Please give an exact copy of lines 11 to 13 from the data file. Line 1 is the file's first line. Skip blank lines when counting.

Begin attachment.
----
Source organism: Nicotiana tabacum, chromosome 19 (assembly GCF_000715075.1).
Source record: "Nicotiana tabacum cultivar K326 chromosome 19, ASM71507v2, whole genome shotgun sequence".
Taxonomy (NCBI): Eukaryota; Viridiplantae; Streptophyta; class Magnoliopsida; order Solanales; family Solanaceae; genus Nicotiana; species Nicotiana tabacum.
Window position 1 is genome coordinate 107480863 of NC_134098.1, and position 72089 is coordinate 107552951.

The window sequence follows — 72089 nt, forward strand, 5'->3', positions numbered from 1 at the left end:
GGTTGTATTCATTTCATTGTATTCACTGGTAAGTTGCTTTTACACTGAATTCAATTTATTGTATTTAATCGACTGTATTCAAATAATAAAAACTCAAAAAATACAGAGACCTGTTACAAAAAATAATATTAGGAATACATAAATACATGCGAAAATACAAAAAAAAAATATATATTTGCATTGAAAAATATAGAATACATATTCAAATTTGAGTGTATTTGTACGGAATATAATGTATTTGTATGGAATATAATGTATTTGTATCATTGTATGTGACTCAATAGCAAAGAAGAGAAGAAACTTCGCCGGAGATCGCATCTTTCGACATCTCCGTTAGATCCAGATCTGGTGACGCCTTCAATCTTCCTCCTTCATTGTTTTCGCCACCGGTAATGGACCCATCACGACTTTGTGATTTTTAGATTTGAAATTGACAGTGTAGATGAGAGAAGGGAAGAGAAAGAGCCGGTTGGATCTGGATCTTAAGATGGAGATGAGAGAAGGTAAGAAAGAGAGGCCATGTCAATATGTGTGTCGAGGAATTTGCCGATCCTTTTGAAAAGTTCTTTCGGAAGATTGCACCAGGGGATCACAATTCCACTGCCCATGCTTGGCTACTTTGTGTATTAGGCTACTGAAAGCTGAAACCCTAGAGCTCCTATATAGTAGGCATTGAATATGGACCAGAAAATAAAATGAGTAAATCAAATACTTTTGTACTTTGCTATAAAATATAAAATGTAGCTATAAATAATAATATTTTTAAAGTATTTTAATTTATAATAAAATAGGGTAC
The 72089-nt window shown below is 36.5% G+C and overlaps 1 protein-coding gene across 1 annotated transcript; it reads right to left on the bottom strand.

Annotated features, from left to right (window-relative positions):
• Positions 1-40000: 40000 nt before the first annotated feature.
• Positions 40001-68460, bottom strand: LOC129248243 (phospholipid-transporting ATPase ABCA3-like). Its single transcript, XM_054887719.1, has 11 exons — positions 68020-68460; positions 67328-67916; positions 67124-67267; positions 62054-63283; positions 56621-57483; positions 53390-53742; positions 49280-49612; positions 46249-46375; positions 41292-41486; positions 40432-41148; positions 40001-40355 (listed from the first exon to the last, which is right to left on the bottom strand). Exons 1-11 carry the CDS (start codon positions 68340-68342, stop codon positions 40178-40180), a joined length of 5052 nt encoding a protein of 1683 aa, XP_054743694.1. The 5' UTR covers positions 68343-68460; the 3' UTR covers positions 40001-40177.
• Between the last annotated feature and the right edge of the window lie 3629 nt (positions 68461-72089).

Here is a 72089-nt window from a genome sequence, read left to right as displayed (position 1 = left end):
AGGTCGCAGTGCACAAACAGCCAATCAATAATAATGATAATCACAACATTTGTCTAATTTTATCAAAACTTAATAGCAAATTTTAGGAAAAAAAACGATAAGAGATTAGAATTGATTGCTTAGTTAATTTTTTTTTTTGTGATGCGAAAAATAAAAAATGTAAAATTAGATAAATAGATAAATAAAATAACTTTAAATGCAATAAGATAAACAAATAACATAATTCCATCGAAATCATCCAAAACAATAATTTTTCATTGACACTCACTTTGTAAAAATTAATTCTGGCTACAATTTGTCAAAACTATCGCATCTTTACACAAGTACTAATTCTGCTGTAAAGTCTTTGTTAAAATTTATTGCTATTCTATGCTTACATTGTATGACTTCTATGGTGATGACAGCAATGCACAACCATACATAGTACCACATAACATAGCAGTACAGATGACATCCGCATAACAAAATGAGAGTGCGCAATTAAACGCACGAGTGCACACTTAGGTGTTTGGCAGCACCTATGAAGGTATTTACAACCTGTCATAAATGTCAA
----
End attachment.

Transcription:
• Between the last annotated feature and the right edge of the window lie 3629 nt (positions 68461-72089).

Here is a 72089-nt window from a genome sequence, read left to right as displayed (position 1 = left end):
AGGTCGCAGTGCACAAACAGCCAATCAATAATAATGATAATCACAACATTTGTCTAATTTTATCAAAACTTAATAGCAAATTTTAGGAAAAAAAACGATAAGAGATTAGAATTGATTGCTTAGTTAATTTTTTTTTTTGTGATGCGAAAAATAAAAAATGTAAAATTAGATAAATAGATAAATAAAATAACTTTAAATGCAATAAGATAAACAAATAACATAATTCCATCGAAATCATCCAAAACAATAATTTTTCATTGACACTCACTTTGTAAAAATTAATTCTGGCTACAATTTGTCAAAACTATCGCATCTTTACACAAGTACTAATTCTGCTGTAAAGTCTTTGTTAAAATTTATTGCTATTCTATGCTTACATTGTATGACTTCTATGGTGATGACAGCAATGCACAACCATACATAGTACCACATAACATAGCAGTACAGATGACATCCGCATAACAAAATGAGAGTGCGCAATTAAACGCACGAGTGCACACTTAGGTGTTTGGCAGCACCTATGAAGGTATTTACAACCTGTCATAAATGTCAA